Atticus displayed a repeated sense of passive resistance during the several altercations he faced during the chapters of To Kill a Mockingbird. (Atticus may have been familiar with the non-violent teachings of India's Mohandas Gandhi, though there is no mention of the Mahatma in the story. Author Harper Lee may have even had Dr. Martin Luther King in mind when she created Atticus, since King--who was a well-known civil rights leader active in Alabama while she was writing TKAM--followed Gandhi's methods of non-violent resistance.) When Atticus faces the lynch mob at the jail, he remains calm and cool, never leaving his chair as the men surround him. "In obedience" to Atticus, the mob even lowered their voices to "near-whispers" so their conversation would not awaken the sleeping Tom Robinson. When one of the men suggested that with Sheriff Tate away on a "snipe hunt,"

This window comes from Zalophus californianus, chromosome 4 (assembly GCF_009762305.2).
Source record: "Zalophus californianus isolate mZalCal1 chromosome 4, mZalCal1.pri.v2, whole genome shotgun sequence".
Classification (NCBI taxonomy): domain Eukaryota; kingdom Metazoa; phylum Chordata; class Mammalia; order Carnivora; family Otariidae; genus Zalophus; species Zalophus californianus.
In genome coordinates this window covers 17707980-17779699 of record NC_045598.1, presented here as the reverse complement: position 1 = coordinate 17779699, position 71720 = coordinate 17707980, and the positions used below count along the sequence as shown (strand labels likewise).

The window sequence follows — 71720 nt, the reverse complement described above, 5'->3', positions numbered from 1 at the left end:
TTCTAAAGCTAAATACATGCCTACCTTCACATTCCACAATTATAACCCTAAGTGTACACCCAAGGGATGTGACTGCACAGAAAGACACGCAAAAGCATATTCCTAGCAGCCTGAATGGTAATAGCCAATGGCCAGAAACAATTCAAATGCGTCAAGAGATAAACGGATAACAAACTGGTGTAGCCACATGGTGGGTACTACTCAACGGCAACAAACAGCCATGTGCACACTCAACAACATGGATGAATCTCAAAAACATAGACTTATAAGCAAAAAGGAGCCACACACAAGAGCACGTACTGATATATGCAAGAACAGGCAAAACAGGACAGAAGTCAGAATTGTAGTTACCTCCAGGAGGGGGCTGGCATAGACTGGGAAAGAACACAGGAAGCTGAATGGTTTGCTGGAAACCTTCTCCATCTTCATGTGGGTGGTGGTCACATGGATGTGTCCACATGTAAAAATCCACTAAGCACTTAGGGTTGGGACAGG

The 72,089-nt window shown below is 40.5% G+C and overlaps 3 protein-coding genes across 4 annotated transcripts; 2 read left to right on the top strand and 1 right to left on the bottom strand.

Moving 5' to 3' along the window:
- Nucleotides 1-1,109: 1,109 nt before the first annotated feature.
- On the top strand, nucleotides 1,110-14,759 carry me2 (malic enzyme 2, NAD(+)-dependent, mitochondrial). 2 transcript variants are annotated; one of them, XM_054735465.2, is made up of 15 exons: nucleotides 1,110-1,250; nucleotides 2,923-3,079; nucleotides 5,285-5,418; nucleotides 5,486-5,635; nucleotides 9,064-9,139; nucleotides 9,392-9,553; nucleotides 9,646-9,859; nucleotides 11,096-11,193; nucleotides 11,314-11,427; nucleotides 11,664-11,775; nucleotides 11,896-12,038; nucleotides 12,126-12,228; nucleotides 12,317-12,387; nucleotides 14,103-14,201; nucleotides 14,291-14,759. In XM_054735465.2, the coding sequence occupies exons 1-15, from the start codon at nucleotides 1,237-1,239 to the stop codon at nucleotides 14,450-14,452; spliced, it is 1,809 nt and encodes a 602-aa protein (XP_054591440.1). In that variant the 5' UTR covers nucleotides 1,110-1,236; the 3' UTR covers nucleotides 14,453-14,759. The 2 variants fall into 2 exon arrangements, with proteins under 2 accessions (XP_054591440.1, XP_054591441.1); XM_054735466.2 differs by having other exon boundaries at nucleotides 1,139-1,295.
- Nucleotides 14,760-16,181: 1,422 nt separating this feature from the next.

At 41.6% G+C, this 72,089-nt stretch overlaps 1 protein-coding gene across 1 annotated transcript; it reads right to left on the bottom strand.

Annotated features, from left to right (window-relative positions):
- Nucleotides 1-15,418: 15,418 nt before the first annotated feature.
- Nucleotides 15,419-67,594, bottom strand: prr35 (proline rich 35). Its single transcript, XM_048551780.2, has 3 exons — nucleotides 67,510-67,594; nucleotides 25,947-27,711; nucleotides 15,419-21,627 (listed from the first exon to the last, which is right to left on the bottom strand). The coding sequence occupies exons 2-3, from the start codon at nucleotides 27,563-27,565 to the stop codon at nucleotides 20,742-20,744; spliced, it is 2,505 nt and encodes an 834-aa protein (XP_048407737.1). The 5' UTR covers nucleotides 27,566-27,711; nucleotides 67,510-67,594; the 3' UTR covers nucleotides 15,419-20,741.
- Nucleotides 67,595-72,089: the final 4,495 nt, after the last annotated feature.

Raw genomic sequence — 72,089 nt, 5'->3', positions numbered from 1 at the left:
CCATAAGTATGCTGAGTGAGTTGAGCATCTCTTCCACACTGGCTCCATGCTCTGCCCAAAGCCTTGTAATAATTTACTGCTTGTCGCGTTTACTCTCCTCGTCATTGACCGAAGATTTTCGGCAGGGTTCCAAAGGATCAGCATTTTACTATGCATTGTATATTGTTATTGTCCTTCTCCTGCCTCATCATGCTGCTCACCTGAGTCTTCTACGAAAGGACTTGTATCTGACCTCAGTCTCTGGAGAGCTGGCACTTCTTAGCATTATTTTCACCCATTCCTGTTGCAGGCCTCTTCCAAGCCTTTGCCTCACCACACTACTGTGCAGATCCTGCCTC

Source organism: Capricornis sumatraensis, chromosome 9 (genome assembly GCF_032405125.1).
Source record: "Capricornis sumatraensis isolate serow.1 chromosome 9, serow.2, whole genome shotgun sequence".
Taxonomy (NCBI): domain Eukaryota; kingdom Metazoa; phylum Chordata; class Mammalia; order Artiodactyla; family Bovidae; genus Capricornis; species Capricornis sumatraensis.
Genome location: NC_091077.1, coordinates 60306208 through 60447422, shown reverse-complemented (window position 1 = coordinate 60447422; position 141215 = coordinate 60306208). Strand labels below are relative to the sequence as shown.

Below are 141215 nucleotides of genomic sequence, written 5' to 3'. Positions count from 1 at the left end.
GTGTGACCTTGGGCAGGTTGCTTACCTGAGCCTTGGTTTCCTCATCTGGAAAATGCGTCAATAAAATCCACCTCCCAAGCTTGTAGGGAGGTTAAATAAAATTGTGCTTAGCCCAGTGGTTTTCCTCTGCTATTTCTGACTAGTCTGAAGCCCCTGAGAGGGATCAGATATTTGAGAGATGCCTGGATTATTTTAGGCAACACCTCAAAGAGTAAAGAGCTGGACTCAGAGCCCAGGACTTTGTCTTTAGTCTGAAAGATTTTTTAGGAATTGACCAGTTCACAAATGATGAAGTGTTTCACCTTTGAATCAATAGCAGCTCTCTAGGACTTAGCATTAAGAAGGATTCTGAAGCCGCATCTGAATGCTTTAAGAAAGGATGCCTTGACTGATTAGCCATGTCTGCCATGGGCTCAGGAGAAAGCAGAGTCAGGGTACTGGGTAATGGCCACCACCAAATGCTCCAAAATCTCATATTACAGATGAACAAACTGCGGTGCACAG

"... that changes things, doesn't it?"
But Atticus responded,
"Do you really think so?"
Although the arrival of the children eventually shamed the men into giving up their evil intentions, Atticus would probably not have attempted to put up a fight against the two carloads of men. He would have continued to try and reason with them, just as Scout did during her talk with Mr. Cunningham.
Atticus used the same passive resistance when Bob Ewell attempted to draw him into a fight shortly after the trial. When Bob spat in his face, Atticus merely wiped the spittle away with a handkerchief. And when Bob tried to coerce him with his intended fighting words
"Too proud to fight, you nigger-lovin' bastard?" Miss Stephanie said Atticus said, "No, too old," put his hands in his pockets and strolled on.